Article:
The strongest part of the book, in my view, is the various architectural and design-related tips and lots of advice on the life cycle of an API, along with the corresponding diagrams that make this quite comprehensible. As for shortcomings, the lack of any hands-on material or reference resources is the only one that stands out. Nevertheless, the rest of the book makes up for this, through comprehensive coverage of the topic from various angles.
How you can get this book at a 20% discount
Although this book is available in a variety of places, you can get it at a discounted price if you go to the publisher’s site and use the coupon code DSML at the checkout. The book is already reasonably priced (around $30 for the printed version) but why not get it at a lower price? After all, this is a book with evergreen content, something you’d like to refer to again and again, maybe even share with your team when building your own APIs. Check it out!
In a previous article we talked about the value of data modeling and how it is related to data science as a field. Now let’s look at some great ways to learn more about this field.
Specifically, Technics Publications offers a few classes/workshops on data modeling this Autumn:
What’s more, you can get a 20% discount on them, if you use the coupon code DSML. You can use the same code for most of the books available on that site. Check it out!
JuliaCon stands for Julia Conference and it’s an annual educational/promotional event that Julia Computing organizes. The latter is the Massachusetts based company that manages the development and evolution of the programming language. So, JuliaCon is its way of promoting the language and keeping everyone interested in it updated on its recent developments.
JuliaCon is primarily for programmers and members of the scientific community employing Julia in their work. However, it also appeals to Julia enthusiasts and anyone interested in the ecosystem of the language, as well as its numerous applications. It’s not targeted at data scientists per se though lately there are several sessions in the conference that involve Machine Learning and A.I. since lots of people are interested in these areas. Note that most of the people involved in these packages are not professional data scientists, though some of them are familiar with the field and have written papers about it (mostly academic papers). So, if you are looking to learn about data science in this conference you may be disappointed, yet if you just wish to explore what Julia brings to the table when it comes to data science tools, you may be in for a treat.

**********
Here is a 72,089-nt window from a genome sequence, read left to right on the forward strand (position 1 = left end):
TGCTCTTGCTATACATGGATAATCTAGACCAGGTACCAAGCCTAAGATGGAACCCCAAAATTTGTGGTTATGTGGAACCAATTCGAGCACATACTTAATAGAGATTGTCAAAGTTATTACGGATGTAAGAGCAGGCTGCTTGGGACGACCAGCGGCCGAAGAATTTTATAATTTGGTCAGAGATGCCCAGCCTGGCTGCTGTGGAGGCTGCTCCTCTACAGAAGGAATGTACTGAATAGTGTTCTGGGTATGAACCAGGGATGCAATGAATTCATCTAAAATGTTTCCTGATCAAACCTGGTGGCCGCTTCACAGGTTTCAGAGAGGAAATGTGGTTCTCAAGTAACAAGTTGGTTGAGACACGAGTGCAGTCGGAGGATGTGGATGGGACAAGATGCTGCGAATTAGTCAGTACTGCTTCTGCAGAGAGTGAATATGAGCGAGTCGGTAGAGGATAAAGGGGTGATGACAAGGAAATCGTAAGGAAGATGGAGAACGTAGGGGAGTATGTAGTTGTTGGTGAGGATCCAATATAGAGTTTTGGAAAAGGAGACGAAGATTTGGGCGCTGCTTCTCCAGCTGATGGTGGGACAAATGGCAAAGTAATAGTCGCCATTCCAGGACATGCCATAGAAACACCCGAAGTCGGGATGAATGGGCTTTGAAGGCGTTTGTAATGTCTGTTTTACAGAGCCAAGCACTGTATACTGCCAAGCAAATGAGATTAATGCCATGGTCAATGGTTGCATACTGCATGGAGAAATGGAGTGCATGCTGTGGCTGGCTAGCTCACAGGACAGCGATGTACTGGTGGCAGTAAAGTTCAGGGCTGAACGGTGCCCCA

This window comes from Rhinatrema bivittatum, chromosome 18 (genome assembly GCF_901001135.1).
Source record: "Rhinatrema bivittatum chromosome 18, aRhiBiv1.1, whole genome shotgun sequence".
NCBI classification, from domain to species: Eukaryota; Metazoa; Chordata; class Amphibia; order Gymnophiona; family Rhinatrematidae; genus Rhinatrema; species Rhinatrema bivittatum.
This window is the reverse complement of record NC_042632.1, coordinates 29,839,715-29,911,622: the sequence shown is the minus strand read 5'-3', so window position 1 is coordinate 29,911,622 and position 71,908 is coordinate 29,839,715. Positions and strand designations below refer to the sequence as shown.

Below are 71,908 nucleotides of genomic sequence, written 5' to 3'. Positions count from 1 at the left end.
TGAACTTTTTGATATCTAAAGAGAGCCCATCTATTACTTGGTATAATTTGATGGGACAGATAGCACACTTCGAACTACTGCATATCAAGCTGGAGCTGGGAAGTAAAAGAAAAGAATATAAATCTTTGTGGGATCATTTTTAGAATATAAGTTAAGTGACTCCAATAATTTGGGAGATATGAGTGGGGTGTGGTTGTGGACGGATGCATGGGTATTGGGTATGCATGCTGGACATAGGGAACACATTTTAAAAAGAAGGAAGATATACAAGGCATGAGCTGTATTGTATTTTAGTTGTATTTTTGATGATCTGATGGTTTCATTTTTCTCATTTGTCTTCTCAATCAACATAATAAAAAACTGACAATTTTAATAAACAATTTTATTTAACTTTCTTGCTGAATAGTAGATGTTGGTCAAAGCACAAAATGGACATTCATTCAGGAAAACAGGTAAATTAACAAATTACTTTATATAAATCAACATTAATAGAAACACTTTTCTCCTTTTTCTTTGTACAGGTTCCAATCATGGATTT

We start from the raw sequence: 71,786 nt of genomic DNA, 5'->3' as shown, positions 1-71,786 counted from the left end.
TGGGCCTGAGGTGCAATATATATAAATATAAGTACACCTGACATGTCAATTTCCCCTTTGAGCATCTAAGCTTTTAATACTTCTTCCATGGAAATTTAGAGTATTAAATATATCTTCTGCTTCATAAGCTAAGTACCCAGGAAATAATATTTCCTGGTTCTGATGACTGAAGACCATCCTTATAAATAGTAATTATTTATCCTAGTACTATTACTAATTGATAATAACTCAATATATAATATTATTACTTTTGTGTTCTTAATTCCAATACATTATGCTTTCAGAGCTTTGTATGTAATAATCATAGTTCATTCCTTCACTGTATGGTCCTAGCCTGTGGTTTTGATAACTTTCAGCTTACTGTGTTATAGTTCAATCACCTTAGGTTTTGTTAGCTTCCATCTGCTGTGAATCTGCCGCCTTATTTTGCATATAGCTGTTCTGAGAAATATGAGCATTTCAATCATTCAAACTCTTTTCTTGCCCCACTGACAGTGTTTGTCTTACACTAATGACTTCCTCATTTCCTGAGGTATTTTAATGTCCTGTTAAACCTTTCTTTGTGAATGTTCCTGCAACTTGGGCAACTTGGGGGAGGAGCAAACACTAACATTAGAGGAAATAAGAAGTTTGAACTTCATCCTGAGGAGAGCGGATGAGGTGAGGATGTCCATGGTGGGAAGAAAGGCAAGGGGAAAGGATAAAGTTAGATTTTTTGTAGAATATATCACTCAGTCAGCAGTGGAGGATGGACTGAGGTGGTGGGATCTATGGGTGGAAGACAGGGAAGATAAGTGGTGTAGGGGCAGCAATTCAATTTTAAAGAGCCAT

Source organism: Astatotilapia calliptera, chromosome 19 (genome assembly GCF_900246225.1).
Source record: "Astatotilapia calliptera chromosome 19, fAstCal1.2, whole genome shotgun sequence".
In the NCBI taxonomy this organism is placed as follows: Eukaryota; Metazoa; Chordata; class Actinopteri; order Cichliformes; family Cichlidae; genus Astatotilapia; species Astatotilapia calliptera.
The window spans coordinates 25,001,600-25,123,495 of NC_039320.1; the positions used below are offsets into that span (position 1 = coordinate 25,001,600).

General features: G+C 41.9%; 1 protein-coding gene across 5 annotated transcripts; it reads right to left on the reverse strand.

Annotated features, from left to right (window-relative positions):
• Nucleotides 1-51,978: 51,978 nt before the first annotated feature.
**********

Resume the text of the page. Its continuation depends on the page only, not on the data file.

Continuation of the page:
This year several interesting things were revealed in the JuliaCon, which I attended. Namely, the Tuesday workshop on improving Julia code performance and compatibility with other programming languages was truly worth it as it covered a variety of tweaks that can make a script use less memory and/or work faster. Also, being able to incorporate Python and C code in a Julia script was something that was covered thoroughly, more than any documentation page could.
Unfortunately, some sessions weren’t properly synced and were either delayed or altogether missing from the live stream (at least on my Firefox browser). This definitely took away from the whole conference experience. Perhaps if the whole conference was done on Zoom, it would have been a smoother experience. The Q&A chat in the workshops was a nice touch though and added a lot to them.
The sessions themselves were pretty good overall, covering a variety of topics, from the more technical to the more application-oriented. They were organized in different tracks, making it easy to find the session you were most interested in. The Interactive data dashboards with Julia and Stipple session stood out. Even though it was a fairly short one, it was very relevant to data science work and with good examples, showcasing its functionality. I’d definitely recommend you watch the recording of it, which should be available by now at the Julia YouTube channel, along with the other sessions of the conference.
JuliaCon usually takes place in either the US or Europe. This year it was Europe’s turn to host the conference and it was scheduled to take place in Lisbon, Portugal. Although that laid-back Mediterranean capital would be ideal for such a conference (definitely more accessible than London, where it took place a couple of years ago), this year for the first time it took place online. This was due to the safety measures related to Covid-19 that impacted logistics severely. Anyway, if all goes well, it's expected that next year it will take place in the US. If you wish to delve more into Julia feel free to check out my books on the subject. Cheers!
Zacharias Voulgaris, PhD
Passionate data scientist with a foxy approach to technology, particularly related to A.I.